A Commentary on Herodotus

How, W.W. and J. Wells. A Commentary on Herodotus. Oxford: Oxford University Press, 1912.


“The life of Herodotus in tradition. The main source of our information as to H.,
apart from his works, is the notice in Suidas¹ (s.v.): “H., the son of Lyxes and Dryo,
a man of Halicarnassus, was born of parents in good position, and had a brother,
Theodorus; he migrated and took up his abode in Samos, because of Lygdamis,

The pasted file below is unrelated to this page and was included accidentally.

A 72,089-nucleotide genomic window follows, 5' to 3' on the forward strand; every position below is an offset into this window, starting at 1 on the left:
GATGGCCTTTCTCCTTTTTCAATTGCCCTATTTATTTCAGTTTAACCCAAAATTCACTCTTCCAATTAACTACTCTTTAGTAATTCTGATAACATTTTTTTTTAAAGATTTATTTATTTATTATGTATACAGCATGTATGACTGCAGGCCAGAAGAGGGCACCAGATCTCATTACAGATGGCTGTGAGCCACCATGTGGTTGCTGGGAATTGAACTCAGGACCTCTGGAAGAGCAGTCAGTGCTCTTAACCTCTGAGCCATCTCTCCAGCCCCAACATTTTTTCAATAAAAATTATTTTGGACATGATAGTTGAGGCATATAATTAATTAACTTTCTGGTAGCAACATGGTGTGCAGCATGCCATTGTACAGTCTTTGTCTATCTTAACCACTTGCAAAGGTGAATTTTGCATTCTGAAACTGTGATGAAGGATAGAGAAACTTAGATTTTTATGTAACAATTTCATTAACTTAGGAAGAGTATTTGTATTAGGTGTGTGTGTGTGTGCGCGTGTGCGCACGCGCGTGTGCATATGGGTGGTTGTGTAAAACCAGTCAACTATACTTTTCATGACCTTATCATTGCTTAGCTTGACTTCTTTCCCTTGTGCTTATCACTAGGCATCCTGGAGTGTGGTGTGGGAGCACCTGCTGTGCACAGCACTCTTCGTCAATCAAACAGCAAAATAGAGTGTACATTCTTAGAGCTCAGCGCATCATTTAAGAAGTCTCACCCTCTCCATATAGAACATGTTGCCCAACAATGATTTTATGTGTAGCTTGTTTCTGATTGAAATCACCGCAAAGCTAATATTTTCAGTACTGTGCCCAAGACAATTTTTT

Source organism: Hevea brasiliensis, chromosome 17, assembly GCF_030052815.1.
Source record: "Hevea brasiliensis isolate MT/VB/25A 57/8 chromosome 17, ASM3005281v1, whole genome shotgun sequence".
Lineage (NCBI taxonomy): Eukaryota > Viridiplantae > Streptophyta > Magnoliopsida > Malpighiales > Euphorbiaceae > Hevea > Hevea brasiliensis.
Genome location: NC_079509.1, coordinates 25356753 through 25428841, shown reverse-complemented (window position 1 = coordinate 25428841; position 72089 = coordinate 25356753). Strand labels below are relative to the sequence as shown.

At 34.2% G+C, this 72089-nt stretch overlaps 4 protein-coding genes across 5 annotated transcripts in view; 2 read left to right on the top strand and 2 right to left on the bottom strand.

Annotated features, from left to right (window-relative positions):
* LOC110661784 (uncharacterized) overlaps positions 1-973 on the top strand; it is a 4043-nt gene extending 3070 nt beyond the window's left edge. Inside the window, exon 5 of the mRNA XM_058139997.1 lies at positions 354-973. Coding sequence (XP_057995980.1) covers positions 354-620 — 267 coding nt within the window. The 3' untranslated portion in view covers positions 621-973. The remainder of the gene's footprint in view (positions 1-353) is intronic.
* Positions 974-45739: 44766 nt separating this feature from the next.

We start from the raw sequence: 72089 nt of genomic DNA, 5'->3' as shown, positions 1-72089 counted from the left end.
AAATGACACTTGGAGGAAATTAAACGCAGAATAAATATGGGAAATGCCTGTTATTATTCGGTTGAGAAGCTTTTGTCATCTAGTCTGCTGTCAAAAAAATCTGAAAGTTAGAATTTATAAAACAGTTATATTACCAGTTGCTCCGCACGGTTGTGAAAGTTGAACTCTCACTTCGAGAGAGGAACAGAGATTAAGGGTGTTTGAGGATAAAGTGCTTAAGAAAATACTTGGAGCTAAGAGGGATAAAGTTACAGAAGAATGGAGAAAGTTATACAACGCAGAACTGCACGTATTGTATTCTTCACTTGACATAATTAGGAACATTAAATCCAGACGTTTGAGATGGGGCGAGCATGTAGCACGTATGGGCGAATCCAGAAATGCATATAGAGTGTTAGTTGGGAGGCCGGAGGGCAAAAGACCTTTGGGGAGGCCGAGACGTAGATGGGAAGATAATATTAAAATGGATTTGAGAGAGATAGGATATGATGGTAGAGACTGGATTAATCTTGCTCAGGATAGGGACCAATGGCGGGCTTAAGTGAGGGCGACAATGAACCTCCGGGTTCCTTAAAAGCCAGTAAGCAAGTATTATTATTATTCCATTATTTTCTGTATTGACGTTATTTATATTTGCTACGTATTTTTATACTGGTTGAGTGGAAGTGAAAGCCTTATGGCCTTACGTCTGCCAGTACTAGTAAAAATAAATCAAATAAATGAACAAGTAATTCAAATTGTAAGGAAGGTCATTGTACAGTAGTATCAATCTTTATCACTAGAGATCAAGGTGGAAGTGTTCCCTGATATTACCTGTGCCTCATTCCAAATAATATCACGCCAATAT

who was tyrant of Halicarnassus next but one after Artemisia; for Pisendelis was
the son of Artemisia, and Lygdamis of Pisendelis. At Samos then he both became
familiar with the Ionic dialect and wrote a history in nine books, beginning with
Cyrus the Persian and Candaules king of the Lydians. He returned to
Halicarnassus and expelled the tyrant, but when later he saw himself disliked by
his countrymen, he went as a volunteer to Thurium, when it was being colonized
by the Athenians. There he died and lies buried in the market‐place. But some say
that he died at Pella. His books bear the title of the Muses.”


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